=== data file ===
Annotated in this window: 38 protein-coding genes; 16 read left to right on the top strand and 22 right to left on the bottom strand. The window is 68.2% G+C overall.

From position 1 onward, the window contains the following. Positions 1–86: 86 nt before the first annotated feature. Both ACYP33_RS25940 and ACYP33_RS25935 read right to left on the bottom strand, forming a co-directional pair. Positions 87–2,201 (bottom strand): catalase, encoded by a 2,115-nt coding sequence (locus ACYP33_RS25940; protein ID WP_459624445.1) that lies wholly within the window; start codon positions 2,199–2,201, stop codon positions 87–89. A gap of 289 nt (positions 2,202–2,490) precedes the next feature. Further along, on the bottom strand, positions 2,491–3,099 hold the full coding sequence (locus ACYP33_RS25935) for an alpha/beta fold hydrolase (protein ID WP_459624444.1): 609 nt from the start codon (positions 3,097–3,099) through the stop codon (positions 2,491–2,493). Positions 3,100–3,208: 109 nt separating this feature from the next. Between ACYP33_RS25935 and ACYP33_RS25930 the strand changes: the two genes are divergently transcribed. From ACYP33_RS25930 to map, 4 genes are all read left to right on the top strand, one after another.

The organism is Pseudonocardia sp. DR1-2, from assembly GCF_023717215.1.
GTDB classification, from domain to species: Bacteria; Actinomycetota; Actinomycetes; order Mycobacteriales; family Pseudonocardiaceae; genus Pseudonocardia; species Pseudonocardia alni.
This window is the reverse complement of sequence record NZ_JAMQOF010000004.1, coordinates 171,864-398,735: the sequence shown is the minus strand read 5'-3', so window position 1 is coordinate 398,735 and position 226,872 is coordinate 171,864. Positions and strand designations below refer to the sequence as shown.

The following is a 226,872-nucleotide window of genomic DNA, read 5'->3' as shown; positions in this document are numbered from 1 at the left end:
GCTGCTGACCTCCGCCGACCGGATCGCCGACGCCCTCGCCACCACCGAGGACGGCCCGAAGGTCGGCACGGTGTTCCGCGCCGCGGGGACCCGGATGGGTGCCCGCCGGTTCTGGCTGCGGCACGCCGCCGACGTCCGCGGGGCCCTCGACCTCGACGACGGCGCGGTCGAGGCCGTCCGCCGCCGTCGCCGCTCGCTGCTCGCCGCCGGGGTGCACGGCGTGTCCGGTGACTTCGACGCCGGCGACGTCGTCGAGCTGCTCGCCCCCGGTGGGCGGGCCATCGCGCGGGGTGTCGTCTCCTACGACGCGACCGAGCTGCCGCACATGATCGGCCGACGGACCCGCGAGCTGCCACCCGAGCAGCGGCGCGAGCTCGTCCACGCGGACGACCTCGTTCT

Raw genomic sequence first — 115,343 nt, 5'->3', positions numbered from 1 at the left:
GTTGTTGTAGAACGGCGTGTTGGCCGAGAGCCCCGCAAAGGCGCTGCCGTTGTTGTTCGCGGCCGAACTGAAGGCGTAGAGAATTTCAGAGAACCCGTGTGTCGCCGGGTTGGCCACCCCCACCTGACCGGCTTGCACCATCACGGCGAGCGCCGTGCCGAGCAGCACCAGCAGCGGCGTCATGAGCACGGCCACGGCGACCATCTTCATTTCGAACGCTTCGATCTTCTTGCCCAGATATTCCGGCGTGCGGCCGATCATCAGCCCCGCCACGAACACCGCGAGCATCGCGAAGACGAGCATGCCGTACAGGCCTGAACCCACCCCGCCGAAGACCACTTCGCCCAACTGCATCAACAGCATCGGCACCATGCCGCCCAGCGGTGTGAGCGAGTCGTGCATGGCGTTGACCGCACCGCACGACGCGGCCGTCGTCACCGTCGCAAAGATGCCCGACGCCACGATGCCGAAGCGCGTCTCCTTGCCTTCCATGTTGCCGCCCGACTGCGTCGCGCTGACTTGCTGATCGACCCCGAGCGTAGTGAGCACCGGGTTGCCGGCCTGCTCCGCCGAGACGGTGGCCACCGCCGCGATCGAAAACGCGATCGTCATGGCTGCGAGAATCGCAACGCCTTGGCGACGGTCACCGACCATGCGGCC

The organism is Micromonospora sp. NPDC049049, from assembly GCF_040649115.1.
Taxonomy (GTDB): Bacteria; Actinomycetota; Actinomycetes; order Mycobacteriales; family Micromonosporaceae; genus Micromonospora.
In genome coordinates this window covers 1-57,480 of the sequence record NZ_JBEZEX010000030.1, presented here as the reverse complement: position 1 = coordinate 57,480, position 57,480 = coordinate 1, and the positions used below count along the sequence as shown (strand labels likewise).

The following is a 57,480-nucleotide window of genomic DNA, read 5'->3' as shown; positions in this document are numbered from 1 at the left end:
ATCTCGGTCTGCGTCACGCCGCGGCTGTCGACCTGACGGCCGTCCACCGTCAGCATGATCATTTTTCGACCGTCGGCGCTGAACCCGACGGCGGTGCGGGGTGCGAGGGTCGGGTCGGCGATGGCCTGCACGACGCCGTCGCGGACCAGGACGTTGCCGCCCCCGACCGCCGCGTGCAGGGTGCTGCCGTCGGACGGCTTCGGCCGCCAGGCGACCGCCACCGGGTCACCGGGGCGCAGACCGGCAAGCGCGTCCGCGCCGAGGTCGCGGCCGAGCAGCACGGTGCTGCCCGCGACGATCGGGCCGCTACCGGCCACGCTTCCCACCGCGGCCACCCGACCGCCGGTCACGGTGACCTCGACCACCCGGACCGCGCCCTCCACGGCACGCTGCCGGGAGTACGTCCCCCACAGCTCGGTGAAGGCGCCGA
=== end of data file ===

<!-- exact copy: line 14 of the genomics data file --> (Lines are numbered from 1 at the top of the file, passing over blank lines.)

ATCTCGGTCTGCGTCACGCCGCGGCTGTCGACCTGACGGCCGTCCACCGTCAGCATGATCATTTTTCGACCGTCGGCGCTGAACCCGACGGCGGTGCGGGGTGCGAGGGTCGGGTCGGCGATGGCCTGCACGACGCCGTCGCGGACCAGGACGTTGCCGCCCCCGACCGCCGCGTGCAGGGTGCTGCCGTCGGACGGCTTCGGCCGCCAGGCGACCGCCACCGGGTCACCGGGGCGCAGACCGGCAAGCGCGTCCGCGCCGAGGTCGCGGCCGAGCAGCACGGTGCTGCCCGCGACGATCGGGCCGCTACCGGCCACGCTTCCCACCGCGGCCACCCGACCGCCGGTCACGGTGACCTCGACCACCCGGACCGCGCCCTCCACGGCACGCTGCCGGGAGTACGTCCCCCACAGCTCGGTGAAGGCGCCGA